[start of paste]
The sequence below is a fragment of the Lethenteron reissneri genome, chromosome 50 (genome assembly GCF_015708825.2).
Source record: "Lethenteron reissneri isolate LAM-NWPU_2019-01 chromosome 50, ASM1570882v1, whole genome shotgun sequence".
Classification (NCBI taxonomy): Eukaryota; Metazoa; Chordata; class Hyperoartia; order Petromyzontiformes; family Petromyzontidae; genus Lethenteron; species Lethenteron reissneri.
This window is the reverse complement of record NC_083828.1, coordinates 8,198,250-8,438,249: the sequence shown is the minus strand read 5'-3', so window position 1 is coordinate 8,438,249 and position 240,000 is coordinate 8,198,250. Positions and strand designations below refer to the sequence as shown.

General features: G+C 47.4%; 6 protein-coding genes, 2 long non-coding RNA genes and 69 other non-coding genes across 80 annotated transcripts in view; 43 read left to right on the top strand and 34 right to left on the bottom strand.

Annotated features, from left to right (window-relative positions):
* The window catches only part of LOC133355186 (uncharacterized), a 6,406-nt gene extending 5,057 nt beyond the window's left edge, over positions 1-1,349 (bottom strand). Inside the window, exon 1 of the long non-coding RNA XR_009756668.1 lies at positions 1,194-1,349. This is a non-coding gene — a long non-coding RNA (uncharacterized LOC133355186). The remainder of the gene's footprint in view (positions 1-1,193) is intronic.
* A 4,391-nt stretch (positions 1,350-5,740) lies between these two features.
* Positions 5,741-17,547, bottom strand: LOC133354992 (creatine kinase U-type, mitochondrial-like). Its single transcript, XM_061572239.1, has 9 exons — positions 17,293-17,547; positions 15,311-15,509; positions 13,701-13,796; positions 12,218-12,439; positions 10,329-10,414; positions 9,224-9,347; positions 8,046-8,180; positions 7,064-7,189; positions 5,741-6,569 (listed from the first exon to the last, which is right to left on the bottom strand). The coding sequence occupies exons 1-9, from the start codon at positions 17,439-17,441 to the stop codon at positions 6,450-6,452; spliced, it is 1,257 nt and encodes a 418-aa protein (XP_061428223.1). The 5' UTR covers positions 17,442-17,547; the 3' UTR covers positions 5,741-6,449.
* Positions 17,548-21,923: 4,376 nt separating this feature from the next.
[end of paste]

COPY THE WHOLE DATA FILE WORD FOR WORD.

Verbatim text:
The sequence below is a fragment of the Lethenteron reissneri genome, chromosome 50 (genome assembly GCF_015708825.2).
Source record: "Lethenteron reissneri isolate LAM-NWPU_2019-01 chromosome 50, ASM1570882v1, whole genome shotgun sequence".
Classification (NCBI taxonomy): Eukaryota; Metazoa; Chordata; class Hyperoartia; order Petromyzontiformes; family Petromyzontidae; genus Lethenteron; species Lethenteron reissneri.
This window is the reverse complement of record NC_083828.1, coordinates 8,198,250-8,438,249: the sequence shown is the minus strand read 5'-3', so window position 1 is coordinate 8,438,249 and position 240,000 is coordinate 8,198,250. Positions and strand designations below refer to the sequence as shown.

General features: G+C 47.4%; 6 protein-coding genes, 2 long non-coding RNA genes and 69 other non-coding genes across 80 annotated transcripts in view; 43 read left to right on the top strand and 34 right to left on the bottom strand.

Annotated features, from left to right (window-relative positions):
* The window catches only part of LOC133355186 (uncharacterized), a 6,406-nt gene extending 5,057 nt beyond the window's left edge, over positions 1-1,349 (bottom strand). Inside the window, exon 1 of the long non-coding RNA XR_009756668.1 lies at positions 1,194-1,349. This is a non-coding gene — a long non-coding RNA (uncharacterized LOC133355186). The remainder of the gene's footprint in view (positions 1-1,193) is intronic.
* A 4,391-nt stretch (positions 1,350-5,740) lies between these two features.
* Positions 5,741-17,547, bottom strand: LOC133354992 (creatine kinase U-type, mitochondrial-like). Its single transcript, XM_061572239.1, has 9 exons — positions 17,293-17,547; positions 15,311-15,509; positions 13,701-13,796; positions 12,218-12,439; positions 10,329-10,414; positions 9,224-9,347; positions 8,046-8,180; positions 7,064-7,189; positions 5,741-6,569 (listed from the first exon to the last, which is right to left on the bottom strand). The coding sequence occupies exons 1-9, from the start codon at positions 17,439-17,441 to the stop codon at positions 6,450-6,452; spliced, it is 1,257 nt and encodes a 418-aa protein (XP_061428223.1). The 5' UTR covers positions 17,442-17,547; the 3' UTR covers positions 5,741-6,449.
* Positions 17,548-21,923: 4,376 nt separating this feature from the next.